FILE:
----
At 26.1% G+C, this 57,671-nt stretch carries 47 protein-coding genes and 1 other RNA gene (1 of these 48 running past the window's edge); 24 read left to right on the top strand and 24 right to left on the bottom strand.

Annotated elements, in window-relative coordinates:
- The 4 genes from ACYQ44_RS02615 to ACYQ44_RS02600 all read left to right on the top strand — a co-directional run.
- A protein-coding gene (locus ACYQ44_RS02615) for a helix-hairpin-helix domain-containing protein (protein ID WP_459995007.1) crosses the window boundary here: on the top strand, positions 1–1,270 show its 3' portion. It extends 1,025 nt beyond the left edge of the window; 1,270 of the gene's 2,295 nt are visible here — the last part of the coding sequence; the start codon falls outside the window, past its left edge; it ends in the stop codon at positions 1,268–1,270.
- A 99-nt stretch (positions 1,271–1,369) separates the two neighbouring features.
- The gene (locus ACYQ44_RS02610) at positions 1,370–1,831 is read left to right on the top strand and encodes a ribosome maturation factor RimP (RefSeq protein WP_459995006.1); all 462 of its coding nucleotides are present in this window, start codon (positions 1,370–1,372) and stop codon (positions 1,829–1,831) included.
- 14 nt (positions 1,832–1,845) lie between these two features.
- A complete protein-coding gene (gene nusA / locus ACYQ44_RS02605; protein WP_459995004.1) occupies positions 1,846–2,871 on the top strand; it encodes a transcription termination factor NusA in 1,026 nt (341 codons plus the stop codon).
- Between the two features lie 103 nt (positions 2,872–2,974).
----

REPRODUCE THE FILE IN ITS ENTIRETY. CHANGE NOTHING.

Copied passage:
At 26.1% G+C, this 57,671-nt stretch carries 47 protein-coding genes and 1 other RNA gene (1 of these 48 running past the window's edge); 24 read left to right on the top strand and 24 right to left on the bottom strand.

Annotated elements, in window-relative coordinates:
- The 4 genes from ACYQ44_RS02615 to ACYQ44_RS02600 all read left to right on the top strand — a co-directional run.
- A protein-coding gene (locus ACYQ44_RS02615) for a helix-hairpin-helix domain-containing protein (protein ID WP_459995007.1) crosses the window boundary here: on the top strand, positions 1–1,270 show its 3' portion. It extends 1,025 nt beyond the left edge of the window; 1,270 of the gene's 2,295 nt are visible here — the last part of the coding sequence; the start codon falls outside the window, past its left edge; it ends in the stop codon at positions 1,268–1,270.
- A 99-nt stretch (positions 1,271–1,369) separates the two neighbouring features.
- The gene (locus ACYQ44_RS02610) at positions 1,370–1,831 is read left to right on the top strand and encodes a ribosome maturation factor RimP (RefSeq protein WP_459995006.1); all 462 of its coding nucleotides are present in this window, start codon (positions 1,370–1,372) and stop codon (positions 1,829–1,831) included.
- 14 nt (positions 1,832–1,845) lie between these two features.
- A complete protein-coding gene (gene nusA / locus ACYQ44_RS02605; protein WP_459995004.1) occupies positions 1,846–2,871 on the top strand; it encodes a transcription termination factor NusA in 1,026 nt (341 codons plus the stop codon).
- Between the two features lie 103 nt (positions 2,872–2,974).